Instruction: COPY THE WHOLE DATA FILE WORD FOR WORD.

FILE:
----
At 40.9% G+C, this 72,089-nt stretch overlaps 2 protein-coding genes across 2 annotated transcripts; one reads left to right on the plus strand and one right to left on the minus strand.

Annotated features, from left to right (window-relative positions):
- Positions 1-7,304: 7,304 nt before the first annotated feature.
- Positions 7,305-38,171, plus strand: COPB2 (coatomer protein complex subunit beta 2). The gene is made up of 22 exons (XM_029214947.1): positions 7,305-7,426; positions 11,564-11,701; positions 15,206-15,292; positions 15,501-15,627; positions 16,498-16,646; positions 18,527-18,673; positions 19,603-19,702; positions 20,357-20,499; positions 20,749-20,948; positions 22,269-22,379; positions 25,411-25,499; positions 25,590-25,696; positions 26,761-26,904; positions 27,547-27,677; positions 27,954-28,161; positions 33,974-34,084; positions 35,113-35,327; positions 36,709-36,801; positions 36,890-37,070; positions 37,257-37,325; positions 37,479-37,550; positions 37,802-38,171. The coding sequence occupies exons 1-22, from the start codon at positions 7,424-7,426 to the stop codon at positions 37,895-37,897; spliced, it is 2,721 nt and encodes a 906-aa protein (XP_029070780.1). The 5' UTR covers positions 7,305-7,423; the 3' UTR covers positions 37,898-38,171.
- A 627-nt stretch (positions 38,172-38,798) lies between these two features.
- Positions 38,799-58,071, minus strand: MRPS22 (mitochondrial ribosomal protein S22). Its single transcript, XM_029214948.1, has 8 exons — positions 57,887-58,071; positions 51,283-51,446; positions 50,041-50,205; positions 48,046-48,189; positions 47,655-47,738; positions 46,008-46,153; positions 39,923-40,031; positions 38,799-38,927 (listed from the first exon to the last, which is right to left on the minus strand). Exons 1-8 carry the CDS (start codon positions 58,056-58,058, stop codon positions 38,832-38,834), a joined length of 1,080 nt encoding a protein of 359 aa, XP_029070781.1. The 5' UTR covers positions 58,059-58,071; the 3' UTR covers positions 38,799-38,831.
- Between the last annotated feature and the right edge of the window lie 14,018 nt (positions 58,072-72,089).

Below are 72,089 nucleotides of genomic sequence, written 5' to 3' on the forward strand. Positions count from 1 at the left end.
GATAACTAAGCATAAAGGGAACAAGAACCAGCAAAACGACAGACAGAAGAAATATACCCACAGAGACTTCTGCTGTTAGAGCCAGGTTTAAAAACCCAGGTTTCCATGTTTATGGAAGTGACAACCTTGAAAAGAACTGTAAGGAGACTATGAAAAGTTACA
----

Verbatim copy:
At 40.9% G+C, this 72,089-nt stretch overlaps 2 protein-coding genes across 2 annotated transcripts; one reads left to right on the plus strand and one right to left on the minus strand.

Annotated features, from left to right (window-relative positions):
- Positions 1-7,304: 7,304 nt before the first annotated feature.
- Positions 7,305-38,171, plus strand: COPB2 (coatomer protein complex subunit beta 2). The gene is made up of 22 exons (XM_029214947.1): positions 7,305-7,426; positions 11,564-11,701; positions 15,206-15,292; positions 15,501-15,627; positions 16,498-16,646; positions 18,527-18,673; positions 19,603-19,702; positions 20,357-20,499; positions 20,749-20,948; positions 22,269-22,379; positions 25,411-25,499; positions 25,590-25,696; positions 26,761-26,904; positions 27,547-27,677; positions 27,954-28,161; positions 33,974-34,084; positions 35,113-35,327; positions 36,709-36,801; positions 36,890-37,070; positions 37,257-37,325; positions 37,479-37,550; positions 37,802-38,171. The coding sequence occupies exons 1-22, from the start codon at positions 7,424-7,426 to the stop codon at positions 37,895-37,897; spliced, it is 2,721 nt and encodes a 906-aa protein (XP_029070780.1). The 5' UTR covers positions 7,305-7,423; the 3' UTR covers positions 37,898-38,171.
- A 627-nt stretch (positions 38,172-38,798) lies between these two features.
- Positions 38,799-58,071, minus strand: MRPS22 (mitochondrial ribosomal protein S22). Its single transcript, XM_029214948.1, has 8 exons — positions 57,887-58,071; positions 51,283-51,446; positions 50,041-50,205; positions 48,046-48,189; positions 47,655-47,738; positions 46,008-46,153; positions 39,923-40,031; positions 38,799-38,927 (listed from the first exon to the last, which is right to left on the minus strand). Exons 1-8 carry the CDS (start codon positions 58,056-58,058, stop codon positions 38,832-38,834), a joined length of 1,080 nt encoding a protein of 359 aa, XP_029070781.1. The 5' UTR covers positions 58,059-58,071; the 3' UTR covers positions 38,799-38,831.
- Between the last annotated feature and the right edge of the window lie 14,018 nt (positions 58,072-72,089).

Below are 72,089 nucleotides of genomic sequence, written 5' to 3' on the forward strand. Positions count from 1 at the left end.
GATAACTAAGCATAAAGGGAACAAGAACCAGCAAAACGACAGACAGAAGAAATATACCCACAGAGACTTCTGCTGTTAGAGCCAGGTTTAAAAACCCAGGTTTCCATGTTTATGGAAGTGACAACCTTGAAAAGAACTGTAAGGAGACTATGAAAAGTTACA